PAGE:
On 2 December 2015, the Dutch Trade and Industry Appeals Tribunal ("CBb") ordered the Authority for Consumers and Markets ("ACM") to grant access to oral leniency submissions to the defendants in the Dutch flour cartel appeal. The CBb weighed the interest of protecting the leniency programme against the interests of the defendants and decided in favour of the latter.
In the context of the ACM's leniency programme in cartel cases, leniency applicants may choose to provide their leniency statements orally. During the administrative procedure, defendants are subsequently provided access to transcripts of the oral statements at the ACM's premises. They are, however, not allowed to make copies and have to agree that they will only use the information for their defence in the cartel proceedings. This procedure is designed to safeguard confidentiality of the leniency statements, which may be an important precondition for leniency applicants to participate in the programme.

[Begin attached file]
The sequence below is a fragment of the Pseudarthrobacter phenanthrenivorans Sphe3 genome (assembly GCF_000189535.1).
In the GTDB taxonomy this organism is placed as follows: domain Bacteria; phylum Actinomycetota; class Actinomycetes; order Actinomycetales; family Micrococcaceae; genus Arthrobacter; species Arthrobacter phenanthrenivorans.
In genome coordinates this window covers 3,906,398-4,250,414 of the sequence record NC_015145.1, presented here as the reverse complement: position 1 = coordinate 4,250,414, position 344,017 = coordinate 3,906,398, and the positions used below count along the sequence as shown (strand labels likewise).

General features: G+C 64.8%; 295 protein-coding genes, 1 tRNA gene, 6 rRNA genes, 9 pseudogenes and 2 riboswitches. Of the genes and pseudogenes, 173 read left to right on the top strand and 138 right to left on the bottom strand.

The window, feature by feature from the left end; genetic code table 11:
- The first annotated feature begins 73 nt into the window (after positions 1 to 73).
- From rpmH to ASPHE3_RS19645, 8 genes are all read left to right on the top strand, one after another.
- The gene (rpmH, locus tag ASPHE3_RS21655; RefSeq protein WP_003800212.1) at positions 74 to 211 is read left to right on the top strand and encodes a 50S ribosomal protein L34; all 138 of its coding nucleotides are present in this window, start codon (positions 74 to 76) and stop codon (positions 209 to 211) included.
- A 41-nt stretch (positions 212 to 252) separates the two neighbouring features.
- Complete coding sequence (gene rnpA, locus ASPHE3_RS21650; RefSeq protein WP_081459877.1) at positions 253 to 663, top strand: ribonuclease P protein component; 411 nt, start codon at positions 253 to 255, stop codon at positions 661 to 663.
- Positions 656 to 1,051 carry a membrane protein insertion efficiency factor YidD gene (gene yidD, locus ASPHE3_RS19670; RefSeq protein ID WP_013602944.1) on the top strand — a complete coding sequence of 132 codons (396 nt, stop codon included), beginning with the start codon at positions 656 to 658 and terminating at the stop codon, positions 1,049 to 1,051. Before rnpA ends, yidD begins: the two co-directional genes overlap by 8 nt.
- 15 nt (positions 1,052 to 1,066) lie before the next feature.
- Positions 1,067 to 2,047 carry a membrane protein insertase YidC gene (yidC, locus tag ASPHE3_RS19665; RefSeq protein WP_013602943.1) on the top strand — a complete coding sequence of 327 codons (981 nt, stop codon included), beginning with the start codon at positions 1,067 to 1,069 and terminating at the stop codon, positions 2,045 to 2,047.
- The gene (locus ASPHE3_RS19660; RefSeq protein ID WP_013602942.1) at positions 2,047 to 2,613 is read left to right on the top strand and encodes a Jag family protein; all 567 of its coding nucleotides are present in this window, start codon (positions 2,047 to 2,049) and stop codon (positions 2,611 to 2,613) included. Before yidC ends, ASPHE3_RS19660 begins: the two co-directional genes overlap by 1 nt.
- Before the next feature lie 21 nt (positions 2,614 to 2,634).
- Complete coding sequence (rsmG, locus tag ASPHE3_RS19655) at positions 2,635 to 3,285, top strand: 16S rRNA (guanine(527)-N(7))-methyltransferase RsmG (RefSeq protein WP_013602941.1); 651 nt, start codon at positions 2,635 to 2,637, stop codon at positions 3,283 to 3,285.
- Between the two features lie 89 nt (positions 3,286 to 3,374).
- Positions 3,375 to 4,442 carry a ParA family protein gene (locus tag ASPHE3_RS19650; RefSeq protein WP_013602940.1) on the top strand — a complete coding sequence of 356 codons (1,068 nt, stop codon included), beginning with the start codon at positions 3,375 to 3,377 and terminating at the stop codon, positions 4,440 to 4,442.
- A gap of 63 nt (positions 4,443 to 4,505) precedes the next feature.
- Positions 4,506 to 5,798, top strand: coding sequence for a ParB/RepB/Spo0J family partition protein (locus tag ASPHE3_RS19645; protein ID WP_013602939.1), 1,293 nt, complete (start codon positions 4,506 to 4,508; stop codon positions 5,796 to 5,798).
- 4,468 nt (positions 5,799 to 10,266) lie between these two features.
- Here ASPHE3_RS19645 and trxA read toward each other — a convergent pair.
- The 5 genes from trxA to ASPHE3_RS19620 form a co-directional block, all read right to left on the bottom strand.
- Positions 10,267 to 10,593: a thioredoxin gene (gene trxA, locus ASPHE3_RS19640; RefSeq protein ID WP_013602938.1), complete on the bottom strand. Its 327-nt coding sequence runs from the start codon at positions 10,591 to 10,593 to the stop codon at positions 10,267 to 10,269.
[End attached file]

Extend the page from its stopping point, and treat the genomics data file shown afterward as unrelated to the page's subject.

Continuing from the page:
In the proceedings before the CBb, the ACM provided the transcripts of the oral statements to the CBb with the request to withhold them from the other parties to the proceedings, considering the importance of confidentiality.
The CBb rejected the ACM's request, considering that the protection of the ACM's leniency programme was in this case not as important as safeguarding the rights of defence. In this respect, the CBb considered it relevant that the parties already had knowledge of the content of the oral statements so that the interest in withholding the transcripts from them was limited.
The decision may lead the ACM to reconsider its current practice regarding oral statements in its leniency programme.
This article was published in the Competition Law Newsletter of January 2016. Other articles in this newsletter: